- Klonoa for PlayStation received glowing reviews from critics, but bombed at retail for being mistaken as kiddy. The game would go on to become a cult classic, fetching over $60 on eBay at its peak. Same went for its Even Better Sequel Klonoa 2: Lunatea's Veil. History repeated itself with the Wii remake, which Namco hoped would sell greatly and regain interest in the franchise, especially since most Wii owners like cutesy games, but the remake sold poorly too, and the planned Klonoa 2 Wii remake was cancelled.
- Jet Set Radio, a platform-rollerblading-graffiti game for the Dreamcast, was extremely well-received and won several awards but didn't sell well even among games for the unsuccessful platform. Jet Set Radio Future for Xbox suffered the same fate, even when it was packaged with the system.
- Suikoden II, the Even Better Sequel to the first Suikoden, was also a bomb, but certainly not for lack of quality; it is considered by many who have played it to be one of the finest examples of the RPG ever. Rather, it came at the worst possible time: the week before one of gaming history's most anticipated sequels, Final Fantasy VIII, not to mention the Sega Dreamcast launch. Speaking of the former, Final Fantasy VII had stylistically redefined the genre with its big-budget, cinematic 3d visuals just two years earlier, and Suikoden II, which stuck to the isometric 2d of its predecessor, looked extremely outdated by comparison, as practically every other major RPG was following the charge lead by the new generation of Final Fantasy. The game did become a Cult Classic within the next couple of years, and would fetch massive sums on eBay. The game was finally re-released in December 2014 on PSN after many fan requests.
- Valkyrie Profile was also an initial stateside flop, having to do with a late era PlayStation release, meager marketing push from Enix, and just being too unique for its own good. It did gain a following, and similar to Suikoden II above, become valuable on the aftermarket, but thankfully it received a port on the PSP and two follow-ups.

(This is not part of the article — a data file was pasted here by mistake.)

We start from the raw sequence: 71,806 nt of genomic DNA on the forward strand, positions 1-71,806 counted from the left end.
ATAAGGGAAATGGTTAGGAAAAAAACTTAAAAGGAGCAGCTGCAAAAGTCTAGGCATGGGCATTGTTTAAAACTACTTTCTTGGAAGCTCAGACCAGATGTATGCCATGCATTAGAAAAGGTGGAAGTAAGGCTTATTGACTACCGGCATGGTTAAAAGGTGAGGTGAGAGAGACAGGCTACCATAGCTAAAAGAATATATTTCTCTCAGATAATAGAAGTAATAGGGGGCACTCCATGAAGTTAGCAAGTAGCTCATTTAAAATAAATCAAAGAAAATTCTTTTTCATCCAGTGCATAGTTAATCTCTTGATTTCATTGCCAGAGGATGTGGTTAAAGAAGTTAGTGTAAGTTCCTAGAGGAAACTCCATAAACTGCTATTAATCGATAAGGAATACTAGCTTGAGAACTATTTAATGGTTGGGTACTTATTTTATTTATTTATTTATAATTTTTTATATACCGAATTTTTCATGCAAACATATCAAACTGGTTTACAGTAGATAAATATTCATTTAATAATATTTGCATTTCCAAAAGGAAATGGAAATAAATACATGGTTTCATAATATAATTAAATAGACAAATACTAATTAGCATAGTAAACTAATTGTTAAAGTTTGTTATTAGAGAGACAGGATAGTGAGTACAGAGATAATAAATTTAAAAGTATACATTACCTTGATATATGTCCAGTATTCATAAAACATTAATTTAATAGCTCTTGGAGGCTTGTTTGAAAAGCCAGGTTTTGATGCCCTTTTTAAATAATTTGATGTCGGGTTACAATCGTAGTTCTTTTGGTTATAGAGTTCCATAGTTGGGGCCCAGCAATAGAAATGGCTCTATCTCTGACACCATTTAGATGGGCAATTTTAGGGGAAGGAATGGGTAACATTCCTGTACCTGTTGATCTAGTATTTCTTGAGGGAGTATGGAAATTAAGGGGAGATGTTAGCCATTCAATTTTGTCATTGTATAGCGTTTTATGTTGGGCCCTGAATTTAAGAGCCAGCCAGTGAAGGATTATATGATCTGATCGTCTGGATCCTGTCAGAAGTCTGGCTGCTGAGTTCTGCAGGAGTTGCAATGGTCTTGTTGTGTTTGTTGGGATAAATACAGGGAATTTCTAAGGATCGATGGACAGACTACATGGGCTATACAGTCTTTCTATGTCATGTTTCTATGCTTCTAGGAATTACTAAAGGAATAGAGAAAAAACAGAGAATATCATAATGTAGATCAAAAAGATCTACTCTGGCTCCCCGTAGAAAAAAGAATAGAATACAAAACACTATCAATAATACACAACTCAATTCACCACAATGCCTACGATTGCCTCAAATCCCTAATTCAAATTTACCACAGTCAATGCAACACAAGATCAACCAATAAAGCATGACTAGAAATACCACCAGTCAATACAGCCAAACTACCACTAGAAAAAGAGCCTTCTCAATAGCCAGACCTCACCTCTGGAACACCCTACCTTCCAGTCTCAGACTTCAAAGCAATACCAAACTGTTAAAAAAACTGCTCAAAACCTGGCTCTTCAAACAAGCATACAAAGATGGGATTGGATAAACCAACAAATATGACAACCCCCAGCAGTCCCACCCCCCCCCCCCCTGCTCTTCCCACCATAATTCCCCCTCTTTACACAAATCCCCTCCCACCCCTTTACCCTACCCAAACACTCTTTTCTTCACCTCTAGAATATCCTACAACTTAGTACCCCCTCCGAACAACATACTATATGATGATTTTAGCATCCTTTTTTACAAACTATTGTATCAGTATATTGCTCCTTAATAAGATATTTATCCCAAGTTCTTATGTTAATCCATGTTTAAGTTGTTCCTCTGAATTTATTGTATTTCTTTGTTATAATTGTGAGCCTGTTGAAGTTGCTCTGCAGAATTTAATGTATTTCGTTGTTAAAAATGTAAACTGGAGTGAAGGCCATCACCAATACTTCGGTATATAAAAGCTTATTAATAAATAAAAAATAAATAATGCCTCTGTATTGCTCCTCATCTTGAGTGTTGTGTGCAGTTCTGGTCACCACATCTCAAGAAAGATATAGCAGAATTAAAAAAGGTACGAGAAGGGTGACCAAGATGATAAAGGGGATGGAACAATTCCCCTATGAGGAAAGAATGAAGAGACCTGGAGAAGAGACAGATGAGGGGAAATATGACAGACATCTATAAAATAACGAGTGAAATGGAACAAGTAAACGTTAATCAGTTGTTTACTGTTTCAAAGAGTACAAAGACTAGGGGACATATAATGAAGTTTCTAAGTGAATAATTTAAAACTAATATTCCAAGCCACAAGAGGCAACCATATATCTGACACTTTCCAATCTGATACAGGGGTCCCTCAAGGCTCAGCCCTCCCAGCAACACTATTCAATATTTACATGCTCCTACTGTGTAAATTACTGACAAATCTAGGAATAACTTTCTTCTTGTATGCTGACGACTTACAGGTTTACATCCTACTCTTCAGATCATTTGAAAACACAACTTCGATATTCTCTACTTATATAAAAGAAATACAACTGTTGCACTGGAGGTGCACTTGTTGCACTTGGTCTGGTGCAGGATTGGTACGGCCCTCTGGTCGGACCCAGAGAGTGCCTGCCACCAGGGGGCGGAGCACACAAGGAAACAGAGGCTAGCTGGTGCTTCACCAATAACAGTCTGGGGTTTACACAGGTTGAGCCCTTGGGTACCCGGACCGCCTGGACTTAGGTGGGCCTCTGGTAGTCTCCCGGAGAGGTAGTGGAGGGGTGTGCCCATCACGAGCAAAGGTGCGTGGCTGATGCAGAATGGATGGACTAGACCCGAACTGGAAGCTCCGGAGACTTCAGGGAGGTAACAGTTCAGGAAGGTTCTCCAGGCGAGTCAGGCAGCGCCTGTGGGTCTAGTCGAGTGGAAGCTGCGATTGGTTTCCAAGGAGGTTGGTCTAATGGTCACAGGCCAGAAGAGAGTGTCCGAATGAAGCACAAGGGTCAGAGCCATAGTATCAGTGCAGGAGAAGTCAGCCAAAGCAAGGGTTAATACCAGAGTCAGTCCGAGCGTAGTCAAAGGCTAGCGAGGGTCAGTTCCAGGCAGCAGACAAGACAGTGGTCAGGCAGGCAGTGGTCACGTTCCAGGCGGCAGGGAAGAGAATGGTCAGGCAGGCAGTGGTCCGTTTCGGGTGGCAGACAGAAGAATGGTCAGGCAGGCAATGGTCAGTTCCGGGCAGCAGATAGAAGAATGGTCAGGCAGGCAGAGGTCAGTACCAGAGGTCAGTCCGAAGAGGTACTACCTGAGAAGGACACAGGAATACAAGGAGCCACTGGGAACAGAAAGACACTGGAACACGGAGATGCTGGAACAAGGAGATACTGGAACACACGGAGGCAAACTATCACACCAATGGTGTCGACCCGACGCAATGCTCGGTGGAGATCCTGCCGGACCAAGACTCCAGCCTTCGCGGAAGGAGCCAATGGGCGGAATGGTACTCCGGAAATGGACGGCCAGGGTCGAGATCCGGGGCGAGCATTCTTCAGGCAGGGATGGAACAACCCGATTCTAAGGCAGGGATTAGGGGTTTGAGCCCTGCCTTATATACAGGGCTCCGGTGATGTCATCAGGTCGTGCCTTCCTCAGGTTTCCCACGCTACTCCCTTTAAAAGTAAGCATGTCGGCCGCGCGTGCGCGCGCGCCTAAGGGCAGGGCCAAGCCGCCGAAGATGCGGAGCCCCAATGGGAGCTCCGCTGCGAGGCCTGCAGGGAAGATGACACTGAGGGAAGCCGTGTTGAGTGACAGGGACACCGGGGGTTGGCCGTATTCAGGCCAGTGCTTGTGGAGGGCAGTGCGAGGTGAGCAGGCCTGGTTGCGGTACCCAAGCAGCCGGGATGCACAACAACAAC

- Planescape: Torment made very little money, despite being named one of the greatest role-playing games of all time by multiple review organizations.
- Jade Empire sold far less than Knights of the Old Republic and any of BioWare's later original IPs, despite some heavy praise from reviews.
- Shantae sold poorly and its sequel sold modestly, but both received very favorable reviews.
- The Neverhood, an adventure game animated entirely in claymation, was released around the time adventure games were going out of style.
- Conkers Bad Fur Day, due to limited advertising and late arrival to the Nintendo 64, didn't sell as well as hoped. But it gained critical acclaim and a cult following among fans regardless.
- Little Kings Story received critical acclaim, many reviewers considering it to be on the same level of quality as some of Nintendo's first party titles, yet nearly no one brought it. The kiddy presentation didn't help despite the game actually being quite dark in places. The developers seem to have realized this, because the sequel for Vita (which can be purchased on PSN) uses a typical RPG/anime artstyle.
- BattleZone (the 1998 FPS/RTS version) was loved by videogame magazine critics, but failed to make an impression in the marketplace. The sequel, Battlezone II: Combat Commander, likewise failed to sell, though it was received less warmly partly because its Scenery Porn was the cause of poor performance and partly because the gameplay was slowed down in favor of more RTS elements.
- Cornerstone, Infocom's attempt to enter the business-software market, generally got good reviews, but sold very poorly, in part because of a general economic-downturn at the time of release.
- The Panzer Dragoon series, especially its RPG one, Panzer Dragoon Saga. Being released on the doomed-from-creation Saturn (which has proven nigh-impossible to emulate) sent it straight into obscurity.
- Same goes for Burning Rangers, another Saturn exclusive. It was released when the console was nearing its end (in America and Europe). While it was a success in Japan, it was a commercial failure in other countries. American or European copies usually go for $75-100 on eBay, while Japanese copies can be found for about $15-30.